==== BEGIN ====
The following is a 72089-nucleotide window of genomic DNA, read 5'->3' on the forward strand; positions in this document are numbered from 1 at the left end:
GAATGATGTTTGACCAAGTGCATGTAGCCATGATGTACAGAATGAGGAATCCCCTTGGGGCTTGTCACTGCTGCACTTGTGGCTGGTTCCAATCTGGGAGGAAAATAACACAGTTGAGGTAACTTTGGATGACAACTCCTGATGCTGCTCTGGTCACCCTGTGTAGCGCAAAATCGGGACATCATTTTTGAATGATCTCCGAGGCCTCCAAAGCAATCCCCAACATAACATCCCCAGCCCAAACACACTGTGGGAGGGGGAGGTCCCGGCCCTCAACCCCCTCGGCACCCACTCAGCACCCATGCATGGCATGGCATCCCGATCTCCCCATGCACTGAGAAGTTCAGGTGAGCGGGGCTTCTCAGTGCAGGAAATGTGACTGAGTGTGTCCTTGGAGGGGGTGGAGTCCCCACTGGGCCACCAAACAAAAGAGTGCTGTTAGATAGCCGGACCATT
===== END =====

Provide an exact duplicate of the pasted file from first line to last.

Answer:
The following is a 72089-nucleotide window of genomic DNA, read 5'->3' on the forward strand; positions in this document are numbered from 1 at the left end:
GAATGATGTTTGACCAAGTGCATGTAGCCATGATGTACAGAATGAGGAATCCCCTTGGGGCTTGTCACTGCTGCACTTGTGGCTGGTTCCAATCTGGGAGGAAAATAACACAGTTGAGGTAACTTTGGATGACAACTCCTGATGCTGCTCTGGTCACCCTGTGTAGCGCAAAATCGGGACATCATTTTTGAATGATCTCCGAGGCCTCCAAAGCAATCCCCAACATAACATCCCCAGCCCAAACACACTGTGGGAGGGGGAGGTCCCGGCCCTCAACCCCCTCGGCACCCACTCAGCACCCATGCATGGCATGGCATCCCGATCTCCCCATGCACTGAGAAGTTCAGGTGAGCGGGGCTTCTCAGTGCAGGAAATGTGACTGAGTGTGTCCTTGGAGGGGGTGGAGTCCCCACTGGGCCACCAAACAAAAGAGTGCTGTTAGATAGCCGGACCATT